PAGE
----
A distant but real problem
My history with drugs is possibly unique in my generation. A shining example of what Reagan’s War on Drugs was supposed to do, I have avoided all but the barest whiff of illegal drug activity, unless you count that coffee cocktail I had at Xando’s when I was 19 and all the cannabis I’ve smelled over years of concertgoing. I am largely clueless about drugs, and it looks likely I will remain so for the rest of my life. I’m not too worried about this. My coffee dependency is plenty for me to keep up with, thank you very much.
I can go either way on the drug debate that seems to exist as a mild susurrus beneath the social and political discourse of the day. I think addiction is a far more insidious societal ill than drugs themselves. If I could make a trade and decriminalize a few drugs (cannabis is high on the list) in return for erasing alcohol addiction, I’d do it. I don’t know how to balance things in this Real World we live in however, so mostly I just listen to other people talk.
In the spirit of listening to people who know more about this issue than I do, I found this article: How Mandatory Minimums Forced Me to Send More Than 1,000 Nonviolent Drug Offenders to Federal Prison interesting. I was dimly aware of mandatory minimum sentences for drug offenses but I didn’t think they were that high and I certainly hadn’t thought deeply about them. This gave me food for thought:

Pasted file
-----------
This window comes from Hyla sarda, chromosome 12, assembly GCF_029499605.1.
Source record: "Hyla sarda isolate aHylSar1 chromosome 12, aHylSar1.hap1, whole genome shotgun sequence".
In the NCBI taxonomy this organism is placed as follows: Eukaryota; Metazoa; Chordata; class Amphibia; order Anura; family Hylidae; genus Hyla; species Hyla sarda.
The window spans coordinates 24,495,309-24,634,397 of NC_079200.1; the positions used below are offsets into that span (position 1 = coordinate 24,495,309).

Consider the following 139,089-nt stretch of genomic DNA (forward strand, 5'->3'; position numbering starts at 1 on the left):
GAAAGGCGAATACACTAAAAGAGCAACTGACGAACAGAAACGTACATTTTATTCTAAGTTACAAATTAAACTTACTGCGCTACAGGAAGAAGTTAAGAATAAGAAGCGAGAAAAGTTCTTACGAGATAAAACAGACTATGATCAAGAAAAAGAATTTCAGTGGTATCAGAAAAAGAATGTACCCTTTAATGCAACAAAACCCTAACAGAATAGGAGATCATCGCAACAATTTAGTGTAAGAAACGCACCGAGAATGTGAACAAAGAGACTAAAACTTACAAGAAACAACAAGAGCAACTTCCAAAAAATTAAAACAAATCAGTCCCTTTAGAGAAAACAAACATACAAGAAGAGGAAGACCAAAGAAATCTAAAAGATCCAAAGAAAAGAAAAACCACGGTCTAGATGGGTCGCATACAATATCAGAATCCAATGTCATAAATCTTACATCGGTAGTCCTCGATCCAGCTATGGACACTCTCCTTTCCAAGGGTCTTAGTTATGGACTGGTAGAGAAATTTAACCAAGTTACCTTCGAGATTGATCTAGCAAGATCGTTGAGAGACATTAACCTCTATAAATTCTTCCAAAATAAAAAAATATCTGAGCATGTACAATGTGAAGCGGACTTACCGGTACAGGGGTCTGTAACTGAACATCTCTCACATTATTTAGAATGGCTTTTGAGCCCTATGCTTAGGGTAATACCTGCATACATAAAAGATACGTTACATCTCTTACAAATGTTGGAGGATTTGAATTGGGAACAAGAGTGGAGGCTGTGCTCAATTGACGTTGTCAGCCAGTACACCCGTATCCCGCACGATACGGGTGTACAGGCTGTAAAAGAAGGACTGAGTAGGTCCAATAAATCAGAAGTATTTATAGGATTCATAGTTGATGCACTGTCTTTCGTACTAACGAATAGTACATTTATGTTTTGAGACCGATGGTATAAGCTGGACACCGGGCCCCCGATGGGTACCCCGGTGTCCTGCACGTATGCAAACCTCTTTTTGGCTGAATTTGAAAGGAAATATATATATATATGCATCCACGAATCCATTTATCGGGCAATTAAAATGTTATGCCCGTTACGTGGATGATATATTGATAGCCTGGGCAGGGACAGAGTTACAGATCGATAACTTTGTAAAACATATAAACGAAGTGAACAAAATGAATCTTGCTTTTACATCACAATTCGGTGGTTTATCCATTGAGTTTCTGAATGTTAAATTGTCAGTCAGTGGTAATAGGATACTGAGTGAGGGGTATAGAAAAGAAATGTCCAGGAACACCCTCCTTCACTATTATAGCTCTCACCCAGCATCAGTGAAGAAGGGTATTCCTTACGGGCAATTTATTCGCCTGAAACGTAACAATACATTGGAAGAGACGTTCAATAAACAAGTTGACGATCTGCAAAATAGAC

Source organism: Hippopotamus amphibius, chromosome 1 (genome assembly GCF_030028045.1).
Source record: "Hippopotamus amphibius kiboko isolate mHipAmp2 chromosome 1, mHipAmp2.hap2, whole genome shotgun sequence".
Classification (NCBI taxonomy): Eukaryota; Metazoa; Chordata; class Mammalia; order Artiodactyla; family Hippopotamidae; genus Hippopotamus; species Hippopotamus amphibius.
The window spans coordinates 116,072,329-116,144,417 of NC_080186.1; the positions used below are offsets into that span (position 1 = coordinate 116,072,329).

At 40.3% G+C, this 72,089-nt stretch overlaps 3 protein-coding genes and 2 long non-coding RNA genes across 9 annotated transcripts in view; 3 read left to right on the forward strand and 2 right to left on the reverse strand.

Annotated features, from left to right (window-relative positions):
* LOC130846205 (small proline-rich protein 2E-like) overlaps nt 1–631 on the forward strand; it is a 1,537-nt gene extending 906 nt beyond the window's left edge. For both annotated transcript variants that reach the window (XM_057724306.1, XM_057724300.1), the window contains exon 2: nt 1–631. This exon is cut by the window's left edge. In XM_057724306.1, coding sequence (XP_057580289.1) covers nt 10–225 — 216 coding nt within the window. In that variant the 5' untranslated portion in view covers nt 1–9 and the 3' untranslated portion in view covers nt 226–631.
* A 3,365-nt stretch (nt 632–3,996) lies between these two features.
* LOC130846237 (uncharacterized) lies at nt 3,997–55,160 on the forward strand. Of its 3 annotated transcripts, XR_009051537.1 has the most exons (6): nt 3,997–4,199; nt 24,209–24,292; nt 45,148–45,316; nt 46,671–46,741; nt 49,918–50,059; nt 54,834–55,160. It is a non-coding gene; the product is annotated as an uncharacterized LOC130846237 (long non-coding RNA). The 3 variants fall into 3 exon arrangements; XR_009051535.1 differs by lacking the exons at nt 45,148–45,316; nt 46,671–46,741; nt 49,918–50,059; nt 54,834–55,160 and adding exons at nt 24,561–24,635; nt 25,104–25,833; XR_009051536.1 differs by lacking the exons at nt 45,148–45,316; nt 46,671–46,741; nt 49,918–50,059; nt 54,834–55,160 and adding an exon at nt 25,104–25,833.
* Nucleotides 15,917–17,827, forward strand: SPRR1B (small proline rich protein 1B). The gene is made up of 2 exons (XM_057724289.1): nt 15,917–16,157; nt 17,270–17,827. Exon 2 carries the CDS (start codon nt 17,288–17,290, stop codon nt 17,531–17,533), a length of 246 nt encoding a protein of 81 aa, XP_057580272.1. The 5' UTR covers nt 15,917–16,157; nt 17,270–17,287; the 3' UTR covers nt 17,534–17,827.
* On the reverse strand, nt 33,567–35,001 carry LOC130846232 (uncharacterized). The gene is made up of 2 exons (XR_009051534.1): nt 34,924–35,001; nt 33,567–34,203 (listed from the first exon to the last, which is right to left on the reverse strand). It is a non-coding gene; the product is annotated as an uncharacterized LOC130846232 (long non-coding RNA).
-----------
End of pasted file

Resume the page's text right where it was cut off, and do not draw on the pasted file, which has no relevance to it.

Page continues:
If lengthy mandatory minimum sentences for nonviolent drug addicts actually worked, one might be able to rationalize them. But there is no evidence that they do. I have seen how they leave hundreds of thousands of young children parentless and thousands of aging, infirm and dying parents childless. They destroy families and mightily fuel the cycle of poverty and addiction. In fact, I have been at this so long, I am now sentencing the grown children of people I long ago sent to prison.